However, the United Food and Commercial Workers (UFCW) International Union, which represents 1.3m workers in meatpacking plants and other essential businesses, blasted the fine as “completely insufficient in the wake of the company’s failure to protect meatpacking workers at its Sioux Falls, South Dakota [plant], which reported nearly 1,300 COVID-19 infections and at least four deaths among its employees.”
As the union for Smithfield workers at the Sioux Falls plant, UFCW said the $13,494 penalty (the maximum allowed by law, according to OSHA*) was “insulting and a slap on the wrist that will do nothing to help those already infected or prevent future worker deaths.”
UFCW International President Marc Perrone added: “How much is the health, safety, and life of an essential worker worth? This response by OSHA confirms that the company will not face any real consequences.”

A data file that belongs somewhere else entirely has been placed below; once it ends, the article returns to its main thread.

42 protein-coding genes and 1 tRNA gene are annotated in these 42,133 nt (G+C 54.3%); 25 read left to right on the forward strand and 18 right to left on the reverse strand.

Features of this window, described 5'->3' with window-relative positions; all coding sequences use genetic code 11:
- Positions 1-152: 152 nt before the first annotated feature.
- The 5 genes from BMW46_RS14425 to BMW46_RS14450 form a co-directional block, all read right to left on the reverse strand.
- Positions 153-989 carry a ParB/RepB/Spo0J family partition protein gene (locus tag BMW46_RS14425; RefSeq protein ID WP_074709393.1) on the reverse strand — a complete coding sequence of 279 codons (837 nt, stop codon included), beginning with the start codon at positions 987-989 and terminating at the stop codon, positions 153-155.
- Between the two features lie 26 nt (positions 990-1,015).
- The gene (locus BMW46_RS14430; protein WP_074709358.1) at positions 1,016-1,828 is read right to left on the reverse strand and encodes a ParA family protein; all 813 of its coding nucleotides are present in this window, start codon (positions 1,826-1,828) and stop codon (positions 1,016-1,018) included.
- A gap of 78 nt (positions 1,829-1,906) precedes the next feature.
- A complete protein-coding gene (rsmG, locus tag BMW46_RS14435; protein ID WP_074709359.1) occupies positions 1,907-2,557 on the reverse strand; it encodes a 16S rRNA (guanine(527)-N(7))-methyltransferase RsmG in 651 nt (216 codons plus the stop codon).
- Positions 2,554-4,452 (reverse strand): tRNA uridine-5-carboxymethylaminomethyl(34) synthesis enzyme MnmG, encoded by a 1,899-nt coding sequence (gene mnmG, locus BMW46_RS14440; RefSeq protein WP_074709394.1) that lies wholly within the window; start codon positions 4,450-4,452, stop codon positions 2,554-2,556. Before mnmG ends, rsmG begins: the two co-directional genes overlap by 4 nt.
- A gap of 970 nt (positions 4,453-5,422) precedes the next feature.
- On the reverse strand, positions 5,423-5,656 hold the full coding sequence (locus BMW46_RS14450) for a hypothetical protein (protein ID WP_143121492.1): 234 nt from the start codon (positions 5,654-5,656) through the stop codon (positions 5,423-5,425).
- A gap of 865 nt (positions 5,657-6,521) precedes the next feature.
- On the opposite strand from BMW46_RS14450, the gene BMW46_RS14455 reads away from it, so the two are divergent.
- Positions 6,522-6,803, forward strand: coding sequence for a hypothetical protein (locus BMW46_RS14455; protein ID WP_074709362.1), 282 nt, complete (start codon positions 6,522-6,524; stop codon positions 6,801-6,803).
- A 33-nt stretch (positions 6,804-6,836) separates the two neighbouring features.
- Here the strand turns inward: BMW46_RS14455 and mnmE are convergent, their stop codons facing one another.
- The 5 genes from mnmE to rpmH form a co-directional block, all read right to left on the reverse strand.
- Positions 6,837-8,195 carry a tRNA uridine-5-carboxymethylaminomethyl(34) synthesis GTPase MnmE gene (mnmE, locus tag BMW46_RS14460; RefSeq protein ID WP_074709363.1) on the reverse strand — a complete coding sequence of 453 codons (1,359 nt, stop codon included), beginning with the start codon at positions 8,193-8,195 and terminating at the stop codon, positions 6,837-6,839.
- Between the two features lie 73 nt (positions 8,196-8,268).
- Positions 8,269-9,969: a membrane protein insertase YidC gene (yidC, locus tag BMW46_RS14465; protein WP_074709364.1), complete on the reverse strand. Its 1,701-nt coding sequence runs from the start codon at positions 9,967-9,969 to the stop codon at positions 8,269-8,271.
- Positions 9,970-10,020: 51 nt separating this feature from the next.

In a statement issued yesterday, Senator Elizabeth Warren (D-MA) added: “This meager, months-too-late fine isn’t enough and if OSHA were serious about doing its job, it would aggressively ramp up its investigation and enforcement activity to hold giant meatpackers accountable and issue an Emergency Temporary Standard with enforceable health and safety protections.”
OSHA: Smithfield ‘failed to provide a workplace free from recognized hazards that can cause death or serious harm’
According to the citation, Smithfield – which has 15 business days to comply, request an informal conference with OSHA’s area director or contest the findings before the independent Occupational Safety and Health Review Commission – “failed to provide a workplace free from recognized hazards that can cause death or serious harm.”
COVID-19 and employer liability
The issue of COVID-19-related liability in the food industry – a segment of the economy that has kept going as many other industries have been forced to hit ‘pause’ – has become particularly pertinent in light of the President’s April 28 executive order on meat plants, which generated headlines along the lines of ‘Trump compels meat plants to stay open’ (although it did not state that plants must remain open if workers are sick).